But what is it about this particular poem that might be construed as therapeutic to the writer you might be asking? Well, like yourselves I am merely a casual observer, an admirer if you will, and can hence only posit my subjective notions about the potential therapeutic value of this Haiku. I might go out on a limb and suggest that the writer is an individual who is examining her own mortality in relationship to her aging grandparent and the poem is simply one way for her to express her sadness and fear of her own demise. The Haiku could also be an expression of her bittersweet joy at having been witness to such a beautiful moment of connection between her daughter and her grandmother, a moment that may be ephemeral, fleeting and gone forever. Inevitably, the ultimate value and meaning of composition is determined by the composer and can only be fully understood and appreciated by the individual. Haiku is simply one form of expression that allows the writer to express emotion in a form which is suitable and safe, and at the same time representative of the individual’s creative self. Because speaking one’s personal truth, expressing issues and emotions that are important and pressing to oneself can be therapeutic, Haiku and other forms of poetry can become therapeutic as well.
John Fox is a man known for his work utilizing poetry in therapy, and makes use of some interesting tools which can help attach words to emotions. Many struggle to unearth words that are the appropriate and accurate estimation of their emotions and feelings. This exercise can be an excellent tool in discovering those ever-evasive words but can also be a great aid to the aspiring songwriter when searching for the “right” lyrics as well. This exercise is called …
Words That Cry Out
Make a list of strong and vibrant words, words that leave the roots and dirt on. Choose words that interest you, that have an impact, that reveal something about you and your state of mind, problem or hurt right now. Choose words that are related to the body, to nature and your emotions. Pay attention to how the sound of a word communicates the feeling of the word. You can even make up words that fit for you, like “terrorwide”.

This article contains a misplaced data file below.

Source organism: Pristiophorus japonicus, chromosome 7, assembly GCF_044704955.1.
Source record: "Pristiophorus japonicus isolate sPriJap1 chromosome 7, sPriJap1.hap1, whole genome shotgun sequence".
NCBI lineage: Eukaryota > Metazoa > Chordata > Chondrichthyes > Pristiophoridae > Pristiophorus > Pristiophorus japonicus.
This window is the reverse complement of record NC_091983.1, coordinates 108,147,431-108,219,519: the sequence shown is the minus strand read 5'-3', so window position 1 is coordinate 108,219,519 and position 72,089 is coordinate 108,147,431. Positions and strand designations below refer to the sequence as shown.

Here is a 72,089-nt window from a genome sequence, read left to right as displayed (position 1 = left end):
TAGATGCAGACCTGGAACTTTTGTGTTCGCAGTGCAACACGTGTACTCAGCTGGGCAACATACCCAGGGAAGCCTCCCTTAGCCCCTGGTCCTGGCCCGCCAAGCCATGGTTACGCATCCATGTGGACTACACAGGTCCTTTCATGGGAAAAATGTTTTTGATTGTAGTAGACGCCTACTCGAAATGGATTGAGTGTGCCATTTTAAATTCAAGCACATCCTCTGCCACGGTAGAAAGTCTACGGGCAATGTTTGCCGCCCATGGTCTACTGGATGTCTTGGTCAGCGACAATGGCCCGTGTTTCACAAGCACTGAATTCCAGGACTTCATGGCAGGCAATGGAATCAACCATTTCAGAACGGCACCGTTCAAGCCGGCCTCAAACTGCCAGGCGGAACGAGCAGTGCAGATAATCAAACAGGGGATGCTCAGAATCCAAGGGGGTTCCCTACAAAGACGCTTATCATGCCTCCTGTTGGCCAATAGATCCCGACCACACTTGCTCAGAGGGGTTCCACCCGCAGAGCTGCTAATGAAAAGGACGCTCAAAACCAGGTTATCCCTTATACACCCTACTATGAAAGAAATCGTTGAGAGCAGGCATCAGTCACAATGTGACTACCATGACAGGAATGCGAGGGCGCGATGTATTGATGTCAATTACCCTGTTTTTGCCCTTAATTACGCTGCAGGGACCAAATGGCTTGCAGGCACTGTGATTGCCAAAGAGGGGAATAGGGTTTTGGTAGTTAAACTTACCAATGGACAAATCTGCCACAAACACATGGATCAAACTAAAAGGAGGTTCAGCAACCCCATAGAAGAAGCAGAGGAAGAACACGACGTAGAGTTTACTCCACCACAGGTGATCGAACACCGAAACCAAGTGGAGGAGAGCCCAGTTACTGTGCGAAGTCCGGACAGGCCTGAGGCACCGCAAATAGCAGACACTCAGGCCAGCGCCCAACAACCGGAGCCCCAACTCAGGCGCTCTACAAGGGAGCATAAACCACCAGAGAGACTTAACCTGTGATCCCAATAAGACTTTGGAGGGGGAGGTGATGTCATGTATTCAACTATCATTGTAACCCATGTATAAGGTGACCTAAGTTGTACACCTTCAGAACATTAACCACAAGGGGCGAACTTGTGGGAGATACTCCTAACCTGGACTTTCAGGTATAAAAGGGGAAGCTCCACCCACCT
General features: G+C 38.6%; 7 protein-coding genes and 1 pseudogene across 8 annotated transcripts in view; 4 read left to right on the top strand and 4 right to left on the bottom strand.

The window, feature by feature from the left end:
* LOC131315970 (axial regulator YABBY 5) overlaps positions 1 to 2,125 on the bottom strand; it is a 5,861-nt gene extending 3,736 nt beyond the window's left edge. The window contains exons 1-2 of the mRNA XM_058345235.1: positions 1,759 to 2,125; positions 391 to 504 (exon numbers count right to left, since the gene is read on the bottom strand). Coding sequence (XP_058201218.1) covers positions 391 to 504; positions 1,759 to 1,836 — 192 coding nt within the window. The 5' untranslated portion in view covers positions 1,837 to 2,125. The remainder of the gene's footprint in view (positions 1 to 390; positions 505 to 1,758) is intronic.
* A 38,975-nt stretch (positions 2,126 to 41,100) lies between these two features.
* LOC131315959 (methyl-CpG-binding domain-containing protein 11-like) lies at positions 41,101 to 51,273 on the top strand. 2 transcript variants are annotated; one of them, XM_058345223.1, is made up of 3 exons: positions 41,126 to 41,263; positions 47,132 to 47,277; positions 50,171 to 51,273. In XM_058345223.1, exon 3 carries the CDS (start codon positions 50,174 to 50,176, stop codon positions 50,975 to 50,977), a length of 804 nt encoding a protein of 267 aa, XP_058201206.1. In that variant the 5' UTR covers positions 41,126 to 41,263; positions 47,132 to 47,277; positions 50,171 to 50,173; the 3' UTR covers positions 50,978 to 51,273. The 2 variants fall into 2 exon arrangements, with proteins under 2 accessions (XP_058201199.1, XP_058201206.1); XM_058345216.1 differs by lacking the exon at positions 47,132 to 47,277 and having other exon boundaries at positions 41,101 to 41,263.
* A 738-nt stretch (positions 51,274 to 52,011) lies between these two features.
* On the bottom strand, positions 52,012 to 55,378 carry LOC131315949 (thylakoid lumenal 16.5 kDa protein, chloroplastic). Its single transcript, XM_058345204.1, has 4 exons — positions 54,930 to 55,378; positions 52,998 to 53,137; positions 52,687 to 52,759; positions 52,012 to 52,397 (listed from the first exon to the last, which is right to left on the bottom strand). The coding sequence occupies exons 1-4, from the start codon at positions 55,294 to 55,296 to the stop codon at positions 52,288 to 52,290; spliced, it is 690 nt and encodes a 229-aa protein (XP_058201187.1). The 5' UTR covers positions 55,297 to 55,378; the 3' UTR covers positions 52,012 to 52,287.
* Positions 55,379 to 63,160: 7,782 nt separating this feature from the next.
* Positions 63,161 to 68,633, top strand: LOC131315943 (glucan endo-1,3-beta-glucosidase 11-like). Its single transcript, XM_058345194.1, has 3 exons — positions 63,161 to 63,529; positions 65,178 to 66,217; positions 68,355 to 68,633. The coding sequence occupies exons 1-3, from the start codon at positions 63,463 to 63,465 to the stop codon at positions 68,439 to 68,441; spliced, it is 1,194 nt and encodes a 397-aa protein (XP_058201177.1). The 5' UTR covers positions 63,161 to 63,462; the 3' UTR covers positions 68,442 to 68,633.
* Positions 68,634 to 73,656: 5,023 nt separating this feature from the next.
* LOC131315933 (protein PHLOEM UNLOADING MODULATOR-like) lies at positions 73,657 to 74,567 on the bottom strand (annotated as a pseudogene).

Here are some examples of vibrant words: restless, jagged, wreckage, ruthless, abandon, frighten, turbulent, bruised, caress, fertile, pungent, empty, moist, ache, rotting, stormy, scream, rage, shatter, odor, exhausted, thorny, cavernous, molten.
(Poetic Medicine: The Healing Art of Poem-Making and Finding What You Didn’t Lose: Expressing Your Truth and Creativity Through Poem-Making by John Fox.)
After locating some “Words that Cry Out” to you there are a number of ways to express those words in poetic form. Perspective is a matter of consideration in this issue as the position you take within the confines of the poem will dictate a great many things. For example, a writer using first person perspective will generally use “I” when referring to him or herself or the word “we” when utilizing the plural form. This is a very personal manner of expression as you are sharing your thoughts and feelings directly with your reader/listener as well as exposing your vulnerabilities as well.
Here’s an example of writing in first person perspective in Suzanne Vega’s Small Blue Thing: